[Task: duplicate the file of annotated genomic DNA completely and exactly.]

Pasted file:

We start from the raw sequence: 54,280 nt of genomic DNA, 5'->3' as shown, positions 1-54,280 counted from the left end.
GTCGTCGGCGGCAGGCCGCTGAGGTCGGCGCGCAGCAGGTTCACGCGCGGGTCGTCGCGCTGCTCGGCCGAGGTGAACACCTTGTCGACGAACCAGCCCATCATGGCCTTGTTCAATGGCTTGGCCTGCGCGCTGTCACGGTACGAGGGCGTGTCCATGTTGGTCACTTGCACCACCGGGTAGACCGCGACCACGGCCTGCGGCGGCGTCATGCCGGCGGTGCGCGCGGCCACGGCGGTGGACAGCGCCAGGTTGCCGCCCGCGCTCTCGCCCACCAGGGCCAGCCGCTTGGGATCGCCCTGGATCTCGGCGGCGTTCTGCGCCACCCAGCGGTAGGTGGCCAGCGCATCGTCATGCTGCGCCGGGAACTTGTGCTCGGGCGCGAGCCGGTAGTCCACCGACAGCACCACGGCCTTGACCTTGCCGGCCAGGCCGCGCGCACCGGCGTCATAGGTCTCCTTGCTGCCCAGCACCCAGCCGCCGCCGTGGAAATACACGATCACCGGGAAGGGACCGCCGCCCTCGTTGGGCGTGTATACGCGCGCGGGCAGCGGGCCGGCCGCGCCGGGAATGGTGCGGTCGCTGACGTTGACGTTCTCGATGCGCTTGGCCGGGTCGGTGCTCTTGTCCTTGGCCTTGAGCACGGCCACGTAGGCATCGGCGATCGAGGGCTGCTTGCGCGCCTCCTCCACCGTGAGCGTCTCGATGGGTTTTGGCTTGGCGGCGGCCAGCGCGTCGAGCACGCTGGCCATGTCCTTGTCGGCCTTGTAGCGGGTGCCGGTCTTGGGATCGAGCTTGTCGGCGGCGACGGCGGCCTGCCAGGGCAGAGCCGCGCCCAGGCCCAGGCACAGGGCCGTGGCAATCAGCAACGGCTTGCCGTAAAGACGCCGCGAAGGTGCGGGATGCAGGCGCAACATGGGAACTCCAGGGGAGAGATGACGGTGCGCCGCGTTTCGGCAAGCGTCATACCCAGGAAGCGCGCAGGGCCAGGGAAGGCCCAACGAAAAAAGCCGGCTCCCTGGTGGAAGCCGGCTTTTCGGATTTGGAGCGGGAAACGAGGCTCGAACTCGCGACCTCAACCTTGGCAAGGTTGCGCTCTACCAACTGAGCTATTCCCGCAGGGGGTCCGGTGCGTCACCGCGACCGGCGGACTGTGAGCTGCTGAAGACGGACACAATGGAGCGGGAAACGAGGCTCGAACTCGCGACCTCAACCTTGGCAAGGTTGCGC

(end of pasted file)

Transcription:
We start from the raw sequence: 54,280 nt of genomic DNA, 5'->3' as shown, positions 1-54,280 counted from the left end.
GTCGTCGGCGGCAGGCCGCTGAGGTCGGCGCGCAGCAGGTTCACGCGCGGGTCGTCGCGCTGCTCGGCCGAGGTGAACACCTTGTCGACGAACCAGCCCATCATGGCCTTGTTCAATGGCTTGGCCTGCGCGCTGTCACGGTACGAGGGCGTGTCCATGTTGGTCACTTGCACCACCGGGTAGACCGCGACCACGGCCTGCGGCGGCGTCATGCCGGCGGTGCGCGCGGCCACGGCGGTGGACAGCGCCAGGTTGCCGCCCGCGCTCTCGCCCACCAGGGCCAGCCGCTTGGGATCGCCCTGGATCTCGGCGGCGTTCTGCGCCACCCAGCGGTAGGTGGCCAGCGCATCGTCATGCTGCGCCGGGAACTTGTGCTCGGGCGCGAGCCGGTAGTCCACCGACAGCACCACGGCCTTGACCTTGCCGGCCAGGCCGCGCGCACCGGCGTCATAGGTCTCCTTGCTGCCCAGCACCCAGCCGCCGCCGTGGAAATACACGATCACCGGGAAGGGACCGCCGCCCTCGTTGGGCGTGTATACGCGCGCGGGCAGCGGGCCGGCCGCGCCGGGAATGGTGCGGTCGCTGACGTTGACGTTCTCGATGCGCTTGGCCGGGTCGGTGCTCTTGTCCTTGGCCTTGAGCACGGCCACGTAGGCATCGGCGATCGAGGGCTGCTTGCGCGCCTCCTCCACCGTGAGCGTCTCGATGGGTTTTGGCTTGGCGGCGGCCAGCGCGTCGAGCACGCTGGCCATGTCCTTGTCGGCCTTGTAGCGGGTGCCGGTCTTGGGATCGAGCTTGTCGGCGGCGACGGCGGCCTGCCAGGGCAGAGCCGCGCCCAGGCCCAGGCACAGGGCCGTGGCAATCAGCAACGGCTTGCCGTAAAGACGCCGCGAAGGTGCGGGATGCAGGCGCAACATGGGAACTCCAGGGGAGAGATGACGGTGCGCCGCGTTTCGGCAAGCGTCATACCCAGGAAGCGCGCAGGGCCAGGGAAGGCCCAACGAAAAAAGCCGGCTCCCTGGTGGAAGCCGGCTTTTCGGATTTGGAGCGGGAAACGAGGCTCGAACTCGCGACCTCAACCTTGGCAAGGTTGCGCTCTACCAACTGAGCTATTCCCGCAGGGGGTCCGGTGCGTCACCGCGACCGGCGGACTGTGAGCTGCTGAAGACGGACACAATGGAGCGGGAAACGAGGCTCGAACTCGCGACCTCAACCTTGGCAAGGTTGCGC